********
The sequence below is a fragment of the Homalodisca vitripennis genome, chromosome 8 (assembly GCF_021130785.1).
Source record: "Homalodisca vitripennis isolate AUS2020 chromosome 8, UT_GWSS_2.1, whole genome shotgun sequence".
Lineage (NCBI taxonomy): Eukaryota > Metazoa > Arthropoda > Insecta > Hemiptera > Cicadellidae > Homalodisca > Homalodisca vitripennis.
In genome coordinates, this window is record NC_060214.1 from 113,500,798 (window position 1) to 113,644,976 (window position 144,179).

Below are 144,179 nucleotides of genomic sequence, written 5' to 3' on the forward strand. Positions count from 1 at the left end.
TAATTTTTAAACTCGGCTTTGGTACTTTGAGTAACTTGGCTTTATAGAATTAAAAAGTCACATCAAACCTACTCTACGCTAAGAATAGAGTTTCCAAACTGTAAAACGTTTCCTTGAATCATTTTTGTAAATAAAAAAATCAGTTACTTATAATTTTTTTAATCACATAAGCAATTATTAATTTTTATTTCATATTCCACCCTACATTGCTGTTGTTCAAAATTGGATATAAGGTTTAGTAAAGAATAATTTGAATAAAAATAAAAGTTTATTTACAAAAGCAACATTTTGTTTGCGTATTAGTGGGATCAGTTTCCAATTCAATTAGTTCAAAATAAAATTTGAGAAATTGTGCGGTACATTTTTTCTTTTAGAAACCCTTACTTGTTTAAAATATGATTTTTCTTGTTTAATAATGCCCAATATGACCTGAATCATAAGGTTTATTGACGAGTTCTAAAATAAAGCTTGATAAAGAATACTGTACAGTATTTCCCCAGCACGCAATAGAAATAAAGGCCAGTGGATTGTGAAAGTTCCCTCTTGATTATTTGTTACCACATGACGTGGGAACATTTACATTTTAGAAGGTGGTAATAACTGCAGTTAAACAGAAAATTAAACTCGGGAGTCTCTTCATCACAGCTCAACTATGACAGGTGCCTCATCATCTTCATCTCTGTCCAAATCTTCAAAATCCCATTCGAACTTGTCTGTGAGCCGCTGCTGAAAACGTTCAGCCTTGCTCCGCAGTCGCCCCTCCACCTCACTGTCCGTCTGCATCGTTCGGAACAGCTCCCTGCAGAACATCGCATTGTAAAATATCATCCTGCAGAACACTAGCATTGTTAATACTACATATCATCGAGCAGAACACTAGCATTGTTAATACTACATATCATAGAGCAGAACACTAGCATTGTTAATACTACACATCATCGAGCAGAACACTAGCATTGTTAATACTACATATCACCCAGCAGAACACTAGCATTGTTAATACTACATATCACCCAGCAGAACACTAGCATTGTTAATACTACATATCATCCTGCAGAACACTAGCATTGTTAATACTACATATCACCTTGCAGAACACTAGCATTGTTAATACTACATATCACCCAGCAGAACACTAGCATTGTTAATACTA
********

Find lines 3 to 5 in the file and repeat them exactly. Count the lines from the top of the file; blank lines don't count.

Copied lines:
Lineage (NCBI taxonomy): Eukaryota > Metazoa > Arthropoda > Insecta > Hemiptera > Cicadellidae > Homalodisca > Homalodisca vitripennis.
In genome coordinates, this window is record NC_060214.1 from 113,500,798 (window position 1) to 113,644,976 (window position 144,179).

Below are 144,179 nucleotides of genomic sequence, written 5' to 3' on the forward strand. Positions count from 1 at the left end.